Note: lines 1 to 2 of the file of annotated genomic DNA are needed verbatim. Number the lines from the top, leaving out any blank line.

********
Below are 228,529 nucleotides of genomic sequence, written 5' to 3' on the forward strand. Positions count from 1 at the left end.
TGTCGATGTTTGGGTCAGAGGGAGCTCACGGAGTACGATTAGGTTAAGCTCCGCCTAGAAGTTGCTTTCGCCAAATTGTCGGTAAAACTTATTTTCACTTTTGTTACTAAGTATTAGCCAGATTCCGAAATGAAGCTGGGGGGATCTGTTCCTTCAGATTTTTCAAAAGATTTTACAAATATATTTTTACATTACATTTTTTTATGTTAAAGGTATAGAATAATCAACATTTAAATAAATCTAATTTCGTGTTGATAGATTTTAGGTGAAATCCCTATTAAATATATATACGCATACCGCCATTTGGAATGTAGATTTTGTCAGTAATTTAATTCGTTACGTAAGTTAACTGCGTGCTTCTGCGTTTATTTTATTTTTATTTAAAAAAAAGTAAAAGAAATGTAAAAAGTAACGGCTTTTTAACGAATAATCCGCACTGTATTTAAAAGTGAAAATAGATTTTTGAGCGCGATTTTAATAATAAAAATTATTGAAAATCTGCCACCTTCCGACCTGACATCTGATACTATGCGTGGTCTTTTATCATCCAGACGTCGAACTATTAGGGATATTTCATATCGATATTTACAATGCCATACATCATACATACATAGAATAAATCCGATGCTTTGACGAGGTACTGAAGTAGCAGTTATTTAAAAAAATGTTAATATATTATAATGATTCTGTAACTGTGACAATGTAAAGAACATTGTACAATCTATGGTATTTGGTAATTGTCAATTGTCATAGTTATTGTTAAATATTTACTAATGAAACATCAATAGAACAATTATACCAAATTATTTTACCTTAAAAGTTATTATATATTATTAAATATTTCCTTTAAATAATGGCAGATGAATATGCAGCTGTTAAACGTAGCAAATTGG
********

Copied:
Below are 228,529 nucleotides of genomic sequence, written 5' to 3' on the forward strand. Positions count from 1 at the left end.
TGTCGATGTTTGGGTCAGAGGGAGCTCACGGAGTACGATTAGGTTAAGCTCCGCCTAGAAGTTGCTTTCGCCAAATTGTCGGTAAAACTTATTTTCACTTTTGTTACTAAGTATTAGCCAGATTCCGAAATGAAGCTGGGGGGATCTGTTCCTTCAGATTTTTCAAAAGATTTTACAAATATATTTTTACATTACATTTTTTTATGTTAAAGGTATAGAATAATCAACATTTAAATAAATCTAATTTCGTGTTGATAGATTTTAGGTGAAATCCCTATTAAATATATATACGCATACCGCCATTTGGAATGTAGATTTTGTCAGTAATTTAATTCGTTACGTAAGTTAACTGCGTGCTTCTGCGTTTATTTTATTTTTATTTAAAAAAAAGTAAAAGAAATGTAAAAAGTAACGGCTTTTTAACGAATAATCCGCACTGTATTTAAAAGTGAAAATAGATTTTTGAGCGCGATTTTAATAATAAAAATTATTGAAAATCTGCCACCTTCCGACCTGACATCTGATACTATGCGTGGTCTTTTATCATCCAGACGTCGAACTATTAGGGATATTTCATATCGATATTTACAATGCCATACATCATACATACATAGAATAAATCCGATGCTTTGACGAGGTACTGAAGTAGCAGTTATTTAAAAAAATGTTAATATATTATAATGATTCTGTAACTGTGACAATGTAAAGAACATTGTACAATCTATGGTATTTGGTAATTGTCAATTGTCATAGTTATTGTTAAATATTTACTAATGAAACATCAATAGAACAATTATACCAAATTATTTTACCTTAAAAGTTATTATATATTATTAAATATTTCCTTTAAATAATGGCAGATGAATATGCAGCTGTTAAACGTAGCAAATTGG